In the run up to the 2010 elections and in the aftermath, I theorized that the net effect of the Tea Party on the Republican Party and American politics in general, would be negative. Like many others, I detailed the turn in the tide in the movement’s popularity in “The Fading Allure of the Tea Party Movement”. Also like many others who follow this most intriguing of American political phenomenon’s, I have chronicled the continued fading fortunes of the Tea Party movement. As such I am not surprised in the least at the newest findings that point to the continued decline in the popularity of the Tea Party movement: “More Now Disagree with Tea Party – Even in Tea Party Districts”; recently released by the Pew Research Center.
What this new research shows is the following:
1. “Since the 2010 midterm elections, the Tea Party has not only lost support nationwide, but also in the congressional districts represented by members of the House Tea Party Caucus.”
2. “The image of the Republican Party has declined even more sharply in these GOP-controlled districts than across the country at large…As recently as March of this year, GOP favorability was 55% compared to 41% who say they have a favorable opinion of the GOP. 48% say they now have an unfavorable view…But the steep decline in GOP favorability in Tea Party districts means that these constituencies now view the Republican Party about as negatively as the Democratic Party.”
3. “More Americans say they disagree (27%) than agree (20%) with the Tea Party movement…A year ago the balance of opinion was just the opposite: 27% agreed and 22% disagreed with the Tea Party.”
4. “Nationwide, support has decreased significantly over the past year; now about as many people living in Tea Party districts disagree (23%) as agree (25%) with the Tea Party.”
Graphics courtesy of the Pew Research Center
What these findings confirm is that there has been absolutely no resurgence of popularity of the Tea Party movement which has emerged to stanch what seems to be an inevitable long term decline. While sitting legislators on Capitol Hill, who rode to power on what now seems to be a protest vote in 2010, continue to wreck havoc on the legislative process, there is little reason to believe that most of these same people will be back in office after 2012. That is if these findings are at all accurate. Thus for all of the fanfare and theatrics that surrounded the rise of the Tea Party movement, it’s seemingly unrelenting decline seems to be far less dramatic. Perhaps that’s a function of the movement having already lost so much in terms of popularity that the American people have already written it off. After all, the Tea Party movement is no more or less popular than the two major political parties and we all know that Congress and the G.O.P. have favorability ratings that are at an all time low.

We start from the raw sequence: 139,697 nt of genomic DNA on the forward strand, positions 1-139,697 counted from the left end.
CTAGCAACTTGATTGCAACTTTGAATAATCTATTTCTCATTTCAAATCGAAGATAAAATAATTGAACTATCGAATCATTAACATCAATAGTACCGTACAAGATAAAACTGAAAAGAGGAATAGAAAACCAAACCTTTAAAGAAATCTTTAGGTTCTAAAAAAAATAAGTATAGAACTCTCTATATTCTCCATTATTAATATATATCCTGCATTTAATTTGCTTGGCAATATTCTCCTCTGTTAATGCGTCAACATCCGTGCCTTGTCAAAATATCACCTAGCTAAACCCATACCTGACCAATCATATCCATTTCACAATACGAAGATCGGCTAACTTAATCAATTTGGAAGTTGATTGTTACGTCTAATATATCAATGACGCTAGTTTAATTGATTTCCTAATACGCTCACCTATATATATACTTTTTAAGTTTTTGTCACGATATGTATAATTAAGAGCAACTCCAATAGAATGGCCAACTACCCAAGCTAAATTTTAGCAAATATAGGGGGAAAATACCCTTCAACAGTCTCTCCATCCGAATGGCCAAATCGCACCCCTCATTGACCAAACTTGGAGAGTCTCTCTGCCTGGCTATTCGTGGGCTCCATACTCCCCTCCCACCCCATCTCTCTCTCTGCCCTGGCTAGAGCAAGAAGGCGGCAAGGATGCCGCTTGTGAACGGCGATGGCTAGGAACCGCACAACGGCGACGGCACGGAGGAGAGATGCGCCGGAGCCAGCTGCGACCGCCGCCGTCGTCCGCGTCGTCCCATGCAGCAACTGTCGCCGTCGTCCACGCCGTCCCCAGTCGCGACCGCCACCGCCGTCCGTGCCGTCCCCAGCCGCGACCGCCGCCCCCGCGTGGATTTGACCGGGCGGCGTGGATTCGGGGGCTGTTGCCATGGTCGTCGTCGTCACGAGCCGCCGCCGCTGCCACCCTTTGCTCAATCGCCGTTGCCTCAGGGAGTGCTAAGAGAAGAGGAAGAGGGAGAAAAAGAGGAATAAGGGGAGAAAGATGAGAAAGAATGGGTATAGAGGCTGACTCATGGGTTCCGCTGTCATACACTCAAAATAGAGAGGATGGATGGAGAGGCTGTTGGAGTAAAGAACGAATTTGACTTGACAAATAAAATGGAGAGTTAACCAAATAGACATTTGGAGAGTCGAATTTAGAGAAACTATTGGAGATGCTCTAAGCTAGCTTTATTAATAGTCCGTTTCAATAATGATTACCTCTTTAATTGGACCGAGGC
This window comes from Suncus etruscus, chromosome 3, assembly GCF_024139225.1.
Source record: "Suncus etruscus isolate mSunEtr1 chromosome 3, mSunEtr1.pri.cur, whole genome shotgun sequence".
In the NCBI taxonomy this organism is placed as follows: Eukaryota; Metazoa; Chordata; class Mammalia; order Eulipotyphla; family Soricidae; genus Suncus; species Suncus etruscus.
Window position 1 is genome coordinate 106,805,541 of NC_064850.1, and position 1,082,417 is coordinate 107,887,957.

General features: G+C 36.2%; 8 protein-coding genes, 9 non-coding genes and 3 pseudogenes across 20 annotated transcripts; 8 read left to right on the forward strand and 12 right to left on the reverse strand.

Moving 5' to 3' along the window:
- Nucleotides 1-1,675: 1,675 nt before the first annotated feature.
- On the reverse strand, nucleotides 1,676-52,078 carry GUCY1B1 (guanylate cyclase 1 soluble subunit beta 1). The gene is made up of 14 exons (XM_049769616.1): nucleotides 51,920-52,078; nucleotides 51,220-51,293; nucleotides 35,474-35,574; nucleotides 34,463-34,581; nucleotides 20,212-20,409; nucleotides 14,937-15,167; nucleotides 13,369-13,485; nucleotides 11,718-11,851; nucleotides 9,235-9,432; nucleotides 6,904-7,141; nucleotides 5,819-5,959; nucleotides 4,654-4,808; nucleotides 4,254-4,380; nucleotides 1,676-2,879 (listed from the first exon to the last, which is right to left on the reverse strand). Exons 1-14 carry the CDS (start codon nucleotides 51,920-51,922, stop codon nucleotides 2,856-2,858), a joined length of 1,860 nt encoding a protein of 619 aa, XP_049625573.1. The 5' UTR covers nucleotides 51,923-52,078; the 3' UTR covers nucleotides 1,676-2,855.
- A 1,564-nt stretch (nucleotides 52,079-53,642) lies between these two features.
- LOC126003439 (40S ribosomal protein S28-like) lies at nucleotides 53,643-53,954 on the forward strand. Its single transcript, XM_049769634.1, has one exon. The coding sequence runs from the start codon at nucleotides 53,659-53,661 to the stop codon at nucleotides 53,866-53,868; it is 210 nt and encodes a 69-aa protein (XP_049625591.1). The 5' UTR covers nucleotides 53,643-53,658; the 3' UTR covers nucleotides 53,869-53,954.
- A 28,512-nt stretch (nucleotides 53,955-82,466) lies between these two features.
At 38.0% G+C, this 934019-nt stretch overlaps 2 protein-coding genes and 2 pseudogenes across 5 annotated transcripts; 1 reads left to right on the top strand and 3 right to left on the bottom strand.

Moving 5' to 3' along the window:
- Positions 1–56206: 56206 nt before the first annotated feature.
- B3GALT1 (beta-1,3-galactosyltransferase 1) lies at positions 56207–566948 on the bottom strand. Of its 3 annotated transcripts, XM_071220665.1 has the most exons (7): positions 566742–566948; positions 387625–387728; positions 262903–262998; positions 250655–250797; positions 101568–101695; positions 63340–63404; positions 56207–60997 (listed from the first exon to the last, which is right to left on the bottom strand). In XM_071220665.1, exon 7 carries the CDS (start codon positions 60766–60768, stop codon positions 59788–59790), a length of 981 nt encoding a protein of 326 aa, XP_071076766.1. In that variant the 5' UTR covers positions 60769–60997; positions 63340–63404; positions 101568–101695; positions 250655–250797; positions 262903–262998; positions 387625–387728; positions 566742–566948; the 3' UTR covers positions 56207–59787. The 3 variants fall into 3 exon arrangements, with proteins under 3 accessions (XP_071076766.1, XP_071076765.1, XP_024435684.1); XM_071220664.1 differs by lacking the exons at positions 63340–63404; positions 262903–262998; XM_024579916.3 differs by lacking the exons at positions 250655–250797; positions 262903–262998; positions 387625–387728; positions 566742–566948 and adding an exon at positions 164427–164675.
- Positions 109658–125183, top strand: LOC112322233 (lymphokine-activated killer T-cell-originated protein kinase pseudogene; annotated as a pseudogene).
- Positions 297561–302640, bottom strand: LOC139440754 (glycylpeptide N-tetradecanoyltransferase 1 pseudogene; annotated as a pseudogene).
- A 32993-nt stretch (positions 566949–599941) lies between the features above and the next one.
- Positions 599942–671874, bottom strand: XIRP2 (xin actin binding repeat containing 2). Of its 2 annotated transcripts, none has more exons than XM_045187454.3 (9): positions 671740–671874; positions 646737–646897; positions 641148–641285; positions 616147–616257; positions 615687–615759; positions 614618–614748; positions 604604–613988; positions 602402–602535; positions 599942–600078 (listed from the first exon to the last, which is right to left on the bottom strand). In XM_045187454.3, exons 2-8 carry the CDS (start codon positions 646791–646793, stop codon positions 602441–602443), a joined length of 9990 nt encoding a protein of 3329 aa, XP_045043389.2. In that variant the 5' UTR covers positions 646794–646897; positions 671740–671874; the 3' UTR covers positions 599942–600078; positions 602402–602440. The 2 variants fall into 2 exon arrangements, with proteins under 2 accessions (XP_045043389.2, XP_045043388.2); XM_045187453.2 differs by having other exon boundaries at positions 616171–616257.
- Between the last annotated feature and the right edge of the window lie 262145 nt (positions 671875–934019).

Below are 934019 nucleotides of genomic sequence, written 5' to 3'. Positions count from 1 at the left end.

More Now Disagree with Tea Party – Even in Tea Party Districts; http://www.people-press.org/2011/11/29/more-now-disagree-with-tea-party-–-even-in-tea-party-districts/
An Impending and Inevitable Train Wreck; http://open.salon.com/blog/steven_j_gulitti/2010/10/31/an_impending_and_inevitable_train_wreck
The Fading Allure of the Tea Party Movement; http://open.salon.com/blog/steven_j_gulitti/2011/04/23/the_fading_allure_of_the_tea_party_movement
Will the Tea Party Derail Fiscal Reform?; http://open.salon.com/blog/steven_j_gulitti/2011/07/07/will_the_tea_party_derail_fiscal_reform
Occupy Wall Street Tops Tea Party in Popularity; http://open.salon.com/blog/steven_j_gulitti/2011/10/14/occupy_wall_street_tops_tea_party_in_popularity
Grass Roots vs. The Tea Party; http://open.salon.com/blog/steven_j_gulitti/2011/10/13/grass_roots_vs_the_tea_party
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